Surrey firefighters battle a house fire near the 70A Avenue and 126A Street intersection early Sunday morning. According to a witness, it appears that the occupants were able to get out without injury. (Shane MacKichan photos)
PHOTOS: Fire causes extensive damage to Surrey home

Occupants able to escape without injury: witness

NDP headquarters on election night, Oct. 24, 2020. (Katya Slepian/Black Press Media)
ELECTION 2020: Live blog from B.C. party headquarters

BC NDP projected to win majority government – but celebrations will look different this election

BC Liberal Surrey South candidate Stephanie Cadieux and supporters rally in Grandview Corners in the lead-up to the election. (Contributed photo)
BC Liberal Stephanie Cadieux on track to reclaim Surrey South seat

Final results won’t be known until after mail-in ballots are tallied

Surrey-White Rock front-runner Trevor Halford, who is represented by the BC Liberal Party, watches the election results come in Saturday evening. According to The Canadian Press, Halford is expected to be the MLA for the riding. (Contributed photo)
BC Liberal Trevor Halford expected to take Surrey-White Rock seat

Halford says he’s ‘absolutely thrilled’ with preliminary results

B.C. Green Party leader Sonia Furstenau outlines her party's climate action platform at Nanaimo's Vancouver Island Conference Centre earlier this month. (News Bulletin file photo)
Green leader Furstenau declared victor in her home riding on Vancouver Island

Cowichan Valley voters elect freshly minted party leader for her second term

(Image by Ulrike Leone from Pixabay)
QUIZ: A celebration of colour

Fall in British Columbia is a time to enjoy a spectrum of vivid colours

RCMP crest. (Black Press Media files)
Mounties looking for teen boy ‘unlawfully at large’ from Riverview psychiatric hospital

Nolan Godron left the hospital, located at 2721 Lougheed Highway in Coquitlam, without consent on Saturday

The Canadian border is pictured at the Peace Arch Canada/USA border crossing in Surrey, B.C. Friday, March 20, 2020. More than 4.6 million people have arrived in Canada since the border closed last March and fewer than one-quarter of them were ordered to quarantine while the rest were deemed “essential” and exempted from quarantining. THE CANADIAN PRESS/Jonathan Hayward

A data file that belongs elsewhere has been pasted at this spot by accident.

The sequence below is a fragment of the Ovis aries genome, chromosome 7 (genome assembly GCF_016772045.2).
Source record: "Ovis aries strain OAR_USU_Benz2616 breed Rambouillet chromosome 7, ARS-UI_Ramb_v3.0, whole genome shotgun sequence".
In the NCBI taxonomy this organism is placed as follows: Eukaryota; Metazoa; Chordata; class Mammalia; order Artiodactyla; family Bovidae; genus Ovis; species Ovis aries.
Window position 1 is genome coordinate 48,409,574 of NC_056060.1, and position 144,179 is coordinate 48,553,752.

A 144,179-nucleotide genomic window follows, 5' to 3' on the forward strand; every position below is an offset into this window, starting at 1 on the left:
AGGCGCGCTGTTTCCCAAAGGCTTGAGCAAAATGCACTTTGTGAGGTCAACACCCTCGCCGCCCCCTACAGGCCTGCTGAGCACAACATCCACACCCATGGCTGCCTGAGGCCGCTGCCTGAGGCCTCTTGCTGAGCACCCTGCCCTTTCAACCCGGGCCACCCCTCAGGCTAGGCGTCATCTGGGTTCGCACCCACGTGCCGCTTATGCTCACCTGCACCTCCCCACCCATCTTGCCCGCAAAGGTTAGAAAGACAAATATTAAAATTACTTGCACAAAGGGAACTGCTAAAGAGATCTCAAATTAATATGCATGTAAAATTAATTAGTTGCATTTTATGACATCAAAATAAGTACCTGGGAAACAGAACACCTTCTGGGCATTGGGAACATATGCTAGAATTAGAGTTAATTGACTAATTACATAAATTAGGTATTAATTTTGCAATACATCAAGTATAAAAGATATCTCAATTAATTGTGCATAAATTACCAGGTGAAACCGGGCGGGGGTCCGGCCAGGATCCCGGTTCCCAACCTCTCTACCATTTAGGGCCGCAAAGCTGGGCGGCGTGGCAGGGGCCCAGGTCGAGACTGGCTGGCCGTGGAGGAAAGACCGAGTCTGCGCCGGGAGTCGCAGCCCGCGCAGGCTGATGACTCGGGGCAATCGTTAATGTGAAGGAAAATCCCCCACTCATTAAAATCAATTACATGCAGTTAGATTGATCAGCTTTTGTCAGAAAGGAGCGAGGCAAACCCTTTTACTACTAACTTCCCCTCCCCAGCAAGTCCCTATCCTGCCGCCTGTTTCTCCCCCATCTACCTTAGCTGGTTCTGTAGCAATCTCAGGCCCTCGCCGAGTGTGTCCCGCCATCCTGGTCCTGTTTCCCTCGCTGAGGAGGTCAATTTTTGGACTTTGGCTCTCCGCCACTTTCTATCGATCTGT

Majority of international travellers since March deemed ‘essential’, avoid quarantine

As of Oct. 20, 3.5 million travellers had been deemed essential, and another 1.1 million were considered non-essential

Canada’s Chief Public Health Officer Theresa Tam responds to a question during a news conference Friday October 23, 2020 in Ottawa. Canada’s top physician says she fears the number of COVID-19 hospitalizations and deaths may increase in the coming weeks as the second wave continues to drive the death toll toward 10,000. THE CANADIAN PRESS/Adrian Wyld
Canada’s top doctor warns severe illness likely to rise, trailing spike in COVID-19 cases

Average daily deaths from virus reached 23 over the past seven days, up from six deaths six weeks ago

Is it time to start thinking about greener ways to package cannabis?

Packaging suppliers are still figuring eco-friendly and affordable packaging options that fit the mandates of Cannabis Regulations

Join Black Press Media and Do Some Good

Pay it Forward program supports local businesses in their community giving

BC Hydro map showing where power has been knocked out is dotted with over a dozen outages. (BC Hydro map screenshot)
Thousands without power in Lower Mainland on election day

One outage in Langley and Surrey is affecting over 4,000 customers

file
One dead after fiery crash near Agassiz

Agassiz RCMP report a 56-year-old man died Friday night

Most Read